New leadership in NC Coastal Division of Coast Guard Auxiliary

Published 6:46 am Saturday, January 4, 2020

By Al Douglass, USCG Auxiliary

North Carolina Coastal Division of the United States Coast Guard Auxiliary observed the Change of Watch Ceremony marking the completion of four years of service by Wayne Earley, Division Commander. The leadership is now in the hands of Pat Harmon of Elizabeth City.

Earley began his division leadership as vice division commander in 2016 and has served as division commander, often handling all the work alone, after his election in 2017. Responsible for Coast Guard Auxiliary Flotillas in Elizabeth City, Plymouth, Cape Hatteras and the Outer Banks, his division has been responsible for more hours of direct on the water support for Coast Guard training than any other division in the North Carolina, Virginia or Maryland areas. His leadership was always face to face, traveling to all the monthly flotilla meetings in his division. Helping him complete his final year, Jim McKeever of Hertford stepped up and filled the vacant vice commander position.

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Pat Harmon is completing two years as the commander of Elizabeth City Auxiliary Flotilla. He will be supported by Tim Baker, who will be his vice division commander. Harmon encouraged strong ties with the Coast Guard Air Station and the Boat Station while serving as flotilla commander. He stated his intention to continue that work as division commander. Because of the unique position of the North Carolina Coastal Division, the Auxiliary has direct opportunity to support the Coast Guard Boat Stations in Hatteras, Nags Head and Elizabeth City as well as the Aids to Navigation unit in Wanchese and the Air Station in Elizabeth City.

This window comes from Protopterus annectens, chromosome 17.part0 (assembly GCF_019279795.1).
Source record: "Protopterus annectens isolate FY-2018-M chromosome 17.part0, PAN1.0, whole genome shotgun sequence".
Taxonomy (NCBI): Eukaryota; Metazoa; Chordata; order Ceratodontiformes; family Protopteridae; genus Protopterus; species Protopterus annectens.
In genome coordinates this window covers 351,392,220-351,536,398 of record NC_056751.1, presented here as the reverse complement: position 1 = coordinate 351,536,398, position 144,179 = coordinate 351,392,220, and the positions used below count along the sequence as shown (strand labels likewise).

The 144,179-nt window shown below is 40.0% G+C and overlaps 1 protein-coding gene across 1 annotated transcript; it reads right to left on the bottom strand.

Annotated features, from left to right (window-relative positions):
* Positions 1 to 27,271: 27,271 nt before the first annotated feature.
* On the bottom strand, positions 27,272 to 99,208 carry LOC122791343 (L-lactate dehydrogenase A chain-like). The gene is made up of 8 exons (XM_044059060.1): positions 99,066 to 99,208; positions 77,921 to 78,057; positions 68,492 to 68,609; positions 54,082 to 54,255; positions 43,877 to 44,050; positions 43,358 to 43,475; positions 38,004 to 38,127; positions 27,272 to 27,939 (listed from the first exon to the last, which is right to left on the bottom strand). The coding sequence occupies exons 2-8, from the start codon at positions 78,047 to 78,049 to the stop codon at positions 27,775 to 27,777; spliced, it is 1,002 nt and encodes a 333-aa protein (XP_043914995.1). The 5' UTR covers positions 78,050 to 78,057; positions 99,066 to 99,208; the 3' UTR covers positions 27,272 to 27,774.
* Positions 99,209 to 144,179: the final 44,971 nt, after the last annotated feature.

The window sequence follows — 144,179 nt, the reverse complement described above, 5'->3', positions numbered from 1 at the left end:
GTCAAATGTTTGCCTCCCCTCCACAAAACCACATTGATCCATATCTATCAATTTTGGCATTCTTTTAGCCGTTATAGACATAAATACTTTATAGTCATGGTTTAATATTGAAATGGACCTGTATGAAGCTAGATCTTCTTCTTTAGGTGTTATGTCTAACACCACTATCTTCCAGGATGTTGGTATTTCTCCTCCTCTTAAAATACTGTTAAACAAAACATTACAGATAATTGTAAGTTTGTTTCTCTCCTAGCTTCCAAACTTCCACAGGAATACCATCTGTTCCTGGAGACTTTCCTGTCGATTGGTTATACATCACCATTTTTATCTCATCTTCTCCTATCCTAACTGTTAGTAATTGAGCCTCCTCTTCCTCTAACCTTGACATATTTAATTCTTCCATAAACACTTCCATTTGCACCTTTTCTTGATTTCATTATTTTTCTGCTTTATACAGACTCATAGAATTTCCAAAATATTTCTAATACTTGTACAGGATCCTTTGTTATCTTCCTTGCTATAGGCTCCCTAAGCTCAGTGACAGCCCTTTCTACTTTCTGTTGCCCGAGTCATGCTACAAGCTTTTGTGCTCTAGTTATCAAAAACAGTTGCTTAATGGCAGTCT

The Coast Guard Auxiliary is made up of civilians who volunteer to join a very unique group. Their mission, ratified by the United States Congress, is recreational boating safety. The United States Coast Guard has ultimate responsibility for the Auxiliary and welcomes them as part of their team. The Auxiliary wears the Coast Guard uniform proudly; the only difference between active duty uniform and Auxiliary is the silver thread in Auxiliary leadership devices. Members of the Auxiliary come from all walks in life, with military and without military background, expecting to serve in many capacities. Some have boats and love to be on the water, some do not and have no desire for on the water activities; all have a deep commitment to serve and be a part of America’s Volunteer Lifesavers.



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